There’s something undeniably exciting about a restaurant residency. The impermanence of it all, knowing it will no longer be there in a couple of months, feeling as though you’re taking part in some sort of exclusive underground dining movement that is not quite radical but certainly not mainstream.
I say that. Som Saa has received a review from Fay Maschler in the Evening Standard, which is about as mainstream as it gets. But that doesn’t detract from the thrown together, off-the-cuff charm of it all.
I’d never heard of Climpson’s Arch before hearing about Som Saa. Probably because it’s a working coffee roastery right out in the sticks of east London, next to London Fields train station (not tube or even overground, an actual National Rail train station - far).
What’s particularly exciting though, is that it’s fully licensed, has a grill and wood-fired oven out in the partly covered yard space, a kitchen built into a shipping container, tables inside under the railway arch adorned with fairy lights, and occasionally moonlights as a venue for young chefs to showcase their talents.
When chefs and restaurateurs want to create a dining experience, but aren’t quite at the stage of settling at a permanent site, they’ll take up residency for a limited amount of time in a place that’s ready to roll as soon as they arrive. In this case, we have Andy Oliver, previously at Nahm (voted no.1 restaurant in Asia) and Bo.Lan in Bangkok, and Tom George, a manager from Goodman in Mayfair. Their intention is to bring the cooking of northern and north-eastern Thailand (the area known as Isaan), to us lucky Londoners. And lucky we certainly are.
Get the tube to Bethnal Green and walk north for around 20 minutes, or get a train from Liverpool Street three stops until you arrive at London Fields. Allow Google maps to instruct you from here along quiet roads and under railway bridges, as thoughts flit between I can’t wait to eat this food and am I going to get mugged if I keep parading my phone.
You’ll then either hear or smell Som Saa before you see it. Follow the murmur of music and a convivial atmosphere, or the aromas of shrimp paste and lime searing against hot metal, and you’ll soon find yourself outside a venue that by day, you wouldn’t bat an eyelid at.
The menu is brief but confident, with a handful of bar snacks, a couple of salads, four small plates, three large and one choice for dessert. Flavours are big and bold and a glorious ode to all things we love about Thai food - the salt, sour, sweetness and heat. Astringent and aromatic nectar, full of the flavours of lemongrass, garlic, coriander, shrimp paste, ginger and chillies, pool at the sides of the plates. Liquor so good that leaving a drop should come with a police caution.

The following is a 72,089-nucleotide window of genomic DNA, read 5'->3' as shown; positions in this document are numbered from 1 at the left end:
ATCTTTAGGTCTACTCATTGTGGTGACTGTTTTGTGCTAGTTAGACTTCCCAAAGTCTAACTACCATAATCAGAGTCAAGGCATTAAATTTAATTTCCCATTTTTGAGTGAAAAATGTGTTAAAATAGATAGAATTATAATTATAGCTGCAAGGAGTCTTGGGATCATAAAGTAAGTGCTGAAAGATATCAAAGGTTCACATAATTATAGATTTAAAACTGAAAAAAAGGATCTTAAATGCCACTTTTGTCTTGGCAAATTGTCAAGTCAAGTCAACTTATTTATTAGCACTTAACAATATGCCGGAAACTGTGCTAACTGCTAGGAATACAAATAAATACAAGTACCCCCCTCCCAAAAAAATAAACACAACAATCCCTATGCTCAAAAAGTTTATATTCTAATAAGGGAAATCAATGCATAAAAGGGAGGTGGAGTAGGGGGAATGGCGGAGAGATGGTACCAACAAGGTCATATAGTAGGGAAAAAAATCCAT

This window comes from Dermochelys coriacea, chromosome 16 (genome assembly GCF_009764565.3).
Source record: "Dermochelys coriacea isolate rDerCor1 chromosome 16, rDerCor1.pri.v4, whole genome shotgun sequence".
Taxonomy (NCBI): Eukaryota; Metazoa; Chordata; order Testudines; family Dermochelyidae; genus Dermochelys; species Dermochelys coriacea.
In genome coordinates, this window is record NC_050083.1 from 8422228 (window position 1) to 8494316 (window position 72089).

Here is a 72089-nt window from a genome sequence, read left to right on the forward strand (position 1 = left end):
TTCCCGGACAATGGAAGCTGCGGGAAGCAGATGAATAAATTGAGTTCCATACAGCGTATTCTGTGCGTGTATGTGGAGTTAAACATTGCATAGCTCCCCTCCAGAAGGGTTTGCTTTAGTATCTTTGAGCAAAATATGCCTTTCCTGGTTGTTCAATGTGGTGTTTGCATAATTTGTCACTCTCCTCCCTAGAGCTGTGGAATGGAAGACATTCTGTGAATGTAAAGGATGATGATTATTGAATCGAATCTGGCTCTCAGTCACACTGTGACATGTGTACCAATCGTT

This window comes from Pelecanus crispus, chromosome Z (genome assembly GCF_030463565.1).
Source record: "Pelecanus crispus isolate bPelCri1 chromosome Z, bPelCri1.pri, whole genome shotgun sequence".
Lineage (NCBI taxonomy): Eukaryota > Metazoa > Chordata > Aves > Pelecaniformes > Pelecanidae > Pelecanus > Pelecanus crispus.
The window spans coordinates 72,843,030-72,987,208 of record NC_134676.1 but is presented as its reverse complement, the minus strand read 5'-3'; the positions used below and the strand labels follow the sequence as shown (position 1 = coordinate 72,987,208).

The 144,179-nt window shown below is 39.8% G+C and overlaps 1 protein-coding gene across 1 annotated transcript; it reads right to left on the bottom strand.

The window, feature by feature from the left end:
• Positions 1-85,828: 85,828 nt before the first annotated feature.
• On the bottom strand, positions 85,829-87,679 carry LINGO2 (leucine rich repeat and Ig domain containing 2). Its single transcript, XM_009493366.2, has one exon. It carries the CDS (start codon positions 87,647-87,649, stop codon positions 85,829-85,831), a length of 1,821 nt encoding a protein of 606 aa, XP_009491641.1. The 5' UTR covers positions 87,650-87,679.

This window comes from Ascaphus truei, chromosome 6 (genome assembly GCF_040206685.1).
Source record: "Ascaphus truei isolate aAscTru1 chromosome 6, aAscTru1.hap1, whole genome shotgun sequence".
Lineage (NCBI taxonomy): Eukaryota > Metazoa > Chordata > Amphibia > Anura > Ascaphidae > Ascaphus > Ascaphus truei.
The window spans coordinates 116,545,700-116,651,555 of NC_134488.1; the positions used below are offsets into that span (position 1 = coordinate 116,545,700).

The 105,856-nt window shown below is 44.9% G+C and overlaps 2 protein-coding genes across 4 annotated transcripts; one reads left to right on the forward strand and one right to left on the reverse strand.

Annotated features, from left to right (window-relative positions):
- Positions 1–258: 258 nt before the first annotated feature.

The heat from the green papaya salad is penetrative rather than eye-watering, a gradual climb across the tongue to the back of the throat that will release as a little cough or hiccup. It’s wonderful, get it (£8.50).
The whole deep fried seabass, crisp and curved like the crescent of the moon, is covered in Isaan herbs and comes with roasted rice, the soft flesh a joy to peel away from the big bones of the spine (£14).
The fish also appears cured with citrus under ‘bar snacks’, with lemongrass, kaffir lime and mint, ready for wrapping in the glossy betel leaves they’re delivered on, zippy little parcels that go down barely touching the sides (£5). Grilled pork neck with chilli, lime and garlic was as dreamy as it reads (£8), and the sweet flesh of the salt roasted prawns were a great excuse to get the fingers dirty and suck on some crustacean heads (£8).
There was also a palm sugar ice cream with turmeric grilled banana which had a great warming depth (£4.50). Things that continue to flirt with me from the menu I stowed away in my bag and took home: Isaan hot and sour soup with duck leg; Northern style pork belly curry with pickled garlic and ginger; grilled fermented pork with peanuts, chill and cabbage.
There’s corrugated metal panels, a concrete floor, exposed pipes and ducts, and what seems to be a load of industrial paraphernalia stored towards the back of the space, beyond the seating - it is a coffee factory after all. But there’s also communal dining tables, Arcade Fire on in the background, a cracking wine list, standout service and some seriously good vibes.
Som Saa is so far east from where I live that it might as well be in Germany. But it’s also so good that I’m pretty certain I’ll be back. It runs until at least early 2015, with no set end date of yet. Just turn up as there’s no reservations - open Thursday to Sunday from 6pm with brunch at the weekends. See you there.
(P.S. Please excuse the shoddy photography. I turned up without my proper camera as I had little intention to write this up due to the time constraints of a hectic work schedule. But then it was really good, so I had to. The snaps are from my crappy camera phone.)
Liked lots: Huge flavours, great vibes, fantastic service
Liked less: Please be closer to where I live
Good for: Impressing your mates with your knowledge of London’s alternative dining scene; eating what is arguably some of the best Thai food in town